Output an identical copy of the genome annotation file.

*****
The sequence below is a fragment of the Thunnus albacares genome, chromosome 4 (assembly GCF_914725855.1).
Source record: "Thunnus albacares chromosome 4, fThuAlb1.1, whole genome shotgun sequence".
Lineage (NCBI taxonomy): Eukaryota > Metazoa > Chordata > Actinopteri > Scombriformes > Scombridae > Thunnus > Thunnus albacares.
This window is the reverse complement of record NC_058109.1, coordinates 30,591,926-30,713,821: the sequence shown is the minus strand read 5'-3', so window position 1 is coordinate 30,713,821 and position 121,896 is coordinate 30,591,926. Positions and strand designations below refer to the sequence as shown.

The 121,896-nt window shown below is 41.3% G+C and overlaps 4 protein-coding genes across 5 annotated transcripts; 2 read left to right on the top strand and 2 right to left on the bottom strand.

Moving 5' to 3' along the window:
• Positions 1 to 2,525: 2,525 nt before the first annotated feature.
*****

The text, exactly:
The sequence below is a fragment of the Thunnus albacares genome, chromosome 4 (assembly GCF_914725855.1).
Source record: "Thunnus albacares chromosome 4, fThuAlb1.1, whole genome shotgun sequence".
Lineage (NCBI taxonomy): Eukaryota > Metazoa > Chordata > Actinopteri > Scombriformes > Scombridae > Thunnus > Thunnus albacares.
This window is the reverse complement of record NC_058109.1, coordinates 30,591,926-30,713,821: the sequence shown is the minus strand read 5'-3', so window position 1 is coordinate 30,713,821 and position 121,896 is coordinate 30,591,926. Positions and strand designations below refer to the sequence as shown.

The 121,896-nt window shown below is 41.3% G+C and overlaps 4 protein-coding genes across 5 annotated transcripts; 2 read left to right on the top strand and 2 right to left on the bottom strand.

Moving 5' to 3' along the window:
• Positions 1 to 2,525: 2,525 nt before the first annotated feature.